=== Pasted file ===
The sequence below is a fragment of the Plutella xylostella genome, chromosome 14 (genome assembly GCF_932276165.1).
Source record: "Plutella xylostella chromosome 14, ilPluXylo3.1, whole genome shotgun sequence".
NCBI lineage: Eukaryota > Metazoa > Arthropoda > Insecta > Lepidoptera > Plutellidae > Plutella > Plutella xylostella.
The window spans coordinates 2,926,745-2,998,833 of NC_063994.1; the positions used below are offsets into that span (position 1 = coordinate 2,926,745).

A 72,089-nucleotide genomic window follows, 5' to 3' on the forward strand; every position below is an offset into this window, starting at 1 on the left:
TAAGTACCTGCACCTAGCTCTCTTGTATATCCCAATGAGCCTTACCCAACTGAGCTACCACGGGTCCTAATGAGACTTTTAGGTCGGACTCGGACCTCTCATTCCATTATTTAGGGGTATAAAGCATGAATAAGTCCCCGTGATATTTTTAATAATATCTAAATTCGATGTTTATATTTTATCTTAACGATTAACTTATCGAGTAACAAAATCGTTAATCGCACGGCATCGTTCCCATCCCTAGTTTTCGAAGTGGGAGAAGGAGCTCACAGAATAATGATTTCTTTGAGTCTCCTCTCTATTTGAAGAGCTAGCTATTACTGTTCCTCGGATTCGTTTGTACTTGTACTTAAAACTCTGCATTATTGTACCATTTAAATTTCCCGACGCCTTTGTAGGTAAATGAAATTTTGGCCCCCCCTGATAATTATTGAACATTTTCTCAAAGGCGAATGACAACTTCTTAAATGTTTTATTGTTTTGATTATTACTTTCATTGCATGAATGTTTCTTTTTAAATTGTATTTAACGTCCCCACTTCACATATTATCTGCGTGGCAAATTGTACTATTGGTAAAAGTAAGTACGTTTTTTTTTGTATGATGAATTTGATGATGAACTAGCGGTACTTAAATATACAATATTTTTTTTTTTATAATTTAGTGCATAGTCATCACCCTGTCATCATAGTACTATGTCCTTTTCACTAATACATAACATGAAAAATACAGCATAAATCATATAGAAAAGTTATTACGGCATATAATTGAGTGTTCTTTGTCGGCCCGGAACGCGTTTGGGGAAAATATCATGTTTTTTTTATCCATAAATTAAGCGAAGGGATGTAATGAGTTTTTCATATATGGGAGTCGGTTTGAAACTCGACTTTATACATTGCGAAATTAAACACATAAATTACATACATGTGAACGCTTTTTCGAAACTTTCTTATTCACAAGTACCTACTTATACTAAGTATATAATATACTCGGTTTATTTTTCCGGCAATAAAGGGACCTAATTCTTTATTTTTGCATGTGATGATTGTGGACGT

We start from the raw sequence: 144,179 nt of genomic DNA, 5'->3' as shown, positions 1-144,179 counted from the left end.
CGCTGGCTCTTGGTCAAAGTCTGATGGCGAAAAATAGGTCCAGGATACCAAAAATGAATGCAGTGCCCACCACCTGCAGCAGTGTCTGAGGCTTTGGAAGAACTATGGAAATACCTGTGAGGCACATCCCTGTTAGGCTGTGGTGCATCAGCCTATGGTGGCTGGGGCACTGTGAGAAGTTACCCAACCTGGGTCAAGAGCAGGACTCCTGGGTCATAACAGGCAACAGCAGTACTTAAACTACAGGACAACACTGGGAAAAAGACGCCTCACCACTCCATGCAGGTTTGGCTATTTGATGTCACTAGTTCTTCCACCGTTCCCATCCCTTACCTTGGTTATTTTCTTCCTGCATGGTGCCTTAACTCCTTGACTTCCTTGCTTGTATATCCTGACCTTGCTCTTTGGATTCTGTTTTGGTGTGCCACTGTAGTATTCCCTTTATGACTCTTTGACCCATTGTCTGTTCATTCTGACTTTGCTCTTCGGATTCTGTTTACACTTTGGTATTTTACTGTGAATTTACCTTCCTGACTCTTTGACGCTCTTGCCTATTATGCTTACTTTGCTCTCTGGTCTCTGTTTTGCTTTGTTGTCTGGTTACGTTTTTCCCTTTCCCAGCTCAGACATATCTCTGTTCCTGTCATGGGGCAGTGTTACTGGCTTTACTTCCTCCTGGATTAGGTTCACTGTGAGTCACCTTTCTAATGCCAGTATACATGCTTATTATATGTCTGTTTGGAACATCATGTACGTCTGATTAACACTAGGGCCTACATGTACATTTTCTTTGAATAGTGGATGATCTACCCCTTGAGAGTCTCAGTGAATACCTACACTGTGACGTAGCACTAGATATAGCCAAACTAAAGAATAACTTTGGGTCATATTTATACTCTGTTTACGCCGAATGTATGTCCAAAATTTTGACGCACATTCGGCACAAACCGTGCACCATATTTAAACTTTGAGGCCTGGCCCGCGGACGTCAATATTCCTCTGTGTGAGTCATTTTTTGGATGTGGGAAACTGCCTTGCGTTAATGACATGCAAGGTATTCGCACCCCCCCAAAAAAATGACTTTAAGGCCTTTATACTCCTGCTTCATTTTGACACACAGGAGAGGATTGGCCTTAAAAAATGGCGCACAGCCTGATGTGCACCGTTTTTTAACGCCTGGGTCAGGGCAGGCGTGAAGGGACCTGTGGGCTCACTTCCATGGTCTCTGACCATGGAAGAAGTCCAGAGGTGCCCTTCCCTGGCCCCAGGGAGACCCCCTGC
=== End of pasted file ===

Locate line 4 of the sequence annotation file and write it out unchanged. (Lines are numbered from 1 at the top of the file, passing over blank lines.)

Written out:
The window spans coordinates 2,926,745-2,998,833 of NC_063994.1; the positions used below are offsets into that span (position 1 = coordinate 2,926,745).